Portal North Bridge eligible for CIG funds with upped FTA ranking

Feb. 12, 2020
The bridge, one of two Gateway Program projects in the CIG Program, receives a favorable ranking while the Hudson Tunnel project misses the mark.

The Portal North Bridge project, which will replace a nearly 110-year-old two-track, railroad swing-type drawbridge with serious reliability issues, has earned a Medium-High overall project ranking from the Federal Transit Administration (FTA) in its updated rankings for the Capital Investment Grants (CIG) Program.  

The ranking is an improvement from its ranking last year and makes the project eligible for federal funding through the CIG Program. The second Gateway Program project in the CIG Program, the Hudson Tunnel, did not earn a high enough ranking to make it eligible for federal funding.

“We are pleased that the U.S. Department of Transportation has taken this major action toward funding the Portal North Bridge Project. Along with the Hudson Tunnel Project, the Portal North Bridge is a critical part of replacing a 109-year-old unreliable system,” said Gateway Program Development Corporation (GDC) Chairman Steven M. Cohen. “Now we need the new tunnel to also move forward to finally provide 21st Century rail transportation into and out of the nation's economic heart.”

In September 2019, New Jersey Transit submitted an updated financial plan for the Portal North Bridge to the FTA that the agency said addressed the concerns of the administration about whether enough funding sources were identified and committed in the proposal to meet project costs and potential cost overruns.

The Hudson Tunnel also saw revisions to its financial plan that incorporated a $1.4-billion reduction in the project cost. The project also reduced its CIG funding request from $6.8 billion to $5.4 billion, which represents 44 percent of the total project cost. According to the project’s profile on the FTA website, the administration ranked the financial plan as Low and noted that all non-CIG funds were “planned and unspecified.”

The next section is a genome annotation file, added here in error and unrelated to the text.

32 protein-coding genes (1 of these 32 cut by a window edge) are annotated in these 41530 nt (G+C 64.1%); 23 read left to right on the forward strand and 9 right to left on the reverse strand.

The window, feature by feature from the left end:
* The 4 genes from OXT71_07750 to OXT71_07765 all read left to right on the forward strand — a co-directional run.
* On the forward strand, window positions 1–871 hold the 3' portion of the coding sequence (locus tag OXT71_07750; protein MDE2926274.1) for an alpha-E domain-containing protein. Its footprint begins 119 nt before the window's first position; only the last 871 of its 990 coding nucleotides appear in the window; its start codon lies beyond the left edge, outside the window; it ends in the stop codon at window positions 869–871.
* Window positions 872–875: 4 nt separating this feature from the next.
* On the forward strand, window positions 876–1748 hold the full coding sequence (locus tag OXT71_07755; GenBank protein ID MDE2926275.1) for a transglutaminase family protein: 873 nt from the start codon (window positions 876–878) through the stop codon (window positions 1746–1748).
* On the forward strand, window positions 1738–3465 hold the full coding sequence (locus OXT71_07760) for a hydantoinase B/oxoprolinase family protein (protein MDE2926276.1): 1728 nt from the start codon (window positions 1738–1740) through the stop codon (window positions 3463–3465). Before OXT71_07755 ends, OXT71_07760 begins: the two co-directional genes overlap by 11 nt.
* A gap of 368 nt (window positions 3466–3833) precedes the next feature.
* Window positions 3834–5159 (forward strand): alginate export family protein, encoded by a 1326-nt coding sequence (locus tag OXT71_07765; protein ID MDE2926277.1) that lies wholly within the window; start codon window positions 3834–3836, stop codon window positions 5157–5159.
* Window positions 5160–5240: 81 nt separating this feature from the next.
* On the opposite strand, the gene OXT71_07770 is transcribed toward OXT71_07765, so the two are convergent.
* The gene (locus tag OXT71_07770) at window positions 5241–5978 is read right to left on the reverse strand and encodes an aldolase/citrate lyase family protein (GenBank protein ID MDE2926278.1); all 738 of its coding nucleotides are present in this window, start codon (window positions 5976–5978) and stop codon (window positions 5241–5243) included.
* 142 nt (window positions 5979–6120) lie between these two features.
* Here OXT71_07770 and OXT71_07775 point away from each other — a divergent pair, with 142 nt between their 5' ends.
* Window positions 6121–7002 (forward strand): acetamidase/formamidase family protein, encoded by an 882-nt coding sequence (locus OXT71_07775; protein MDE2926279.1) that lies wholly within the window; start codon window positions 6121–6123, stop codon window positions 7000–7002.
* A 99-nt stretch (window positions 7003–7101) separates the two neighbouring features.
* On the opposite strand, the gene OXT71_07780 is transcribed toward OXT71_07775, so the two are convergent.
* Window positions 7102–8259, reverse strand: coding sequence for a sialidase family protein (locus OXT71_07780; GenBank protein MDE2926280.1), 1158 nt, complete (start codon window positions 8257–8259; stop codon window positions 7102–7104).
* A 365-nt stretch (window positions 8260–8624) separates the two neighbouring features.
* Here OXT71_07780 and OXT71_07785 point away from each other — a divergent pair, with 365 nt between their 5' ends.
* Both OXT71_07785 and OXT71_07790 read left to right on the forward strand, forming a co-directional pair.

Cohen said the project is “mired in federal bureaucracy” despite the steps taken by project partners to reduce the federal government’s financial exposure in the project.

“We will continue to do everything in our power to move this project forward because it is the responsible thing to do for passengers and for the nation’s economic future. However, we ultimately need the federal government as a partner to make this vital national project a reality,” said Cohen.

In July 2019, an analysis conducted by the Northeast Corridor (NEC) Commission staff found commuters who traveled through the North River Tunnel or Portal Bridge experienced nearly 2,000 lost hours in extra transit time between 2014 and 2018.

U.S. Sen Bob Menendez (D-NJ) called the updated rankings, especially the improved Portal Bridge ranking, “the most significant step forward for the Gateway Program since this administration took office.”

“As I have said repeatedly, we can get Gateway done faster and cheaper with President Trump fully onboard. While it is my hope that the advancement of Portal Bridge represents a recognition by the Trump Administration that Gateway is a project of national significance, the continued low ratings for the Hudson River Tunnels show that we must remain vigilant and continue to hold this administration’s feet to the fire,” said Sen. Menendez. “I will not stop fighting until Gateway is fully completed. It is time to end the delays and build a 21st Century transportation network that ensures the continued economic vitality of our state, region and nation.”

About the Author

Mischa Wanek-Libman | Editor in Chief

Mischa Wanek-Libman serves as editor in chief of Mass Transit magazine. She is responsible for developing and maintaining the magazine’s editorial direction and is based in the western suburbs of Chicago.

Wanek-Libman has spent more than 20 years covering transportation issues including construction projects and engineering challenges for various commuter railroads and transit agencies. She has been recognized for editorial excellence through her individual work, as well as for collaborative content. 

She is an active member of the American Public Transportation Association's Marketing and Communications Committee and serves as a Board Observer on the National Railroad Construction and Maintenance Association (NRC) Board of Directors.  

She is a graduate of Drake University, where she earned a Bachelor of Arts degree in Journalism and Mass Communication with a major in magazine journalism and a minor in business management.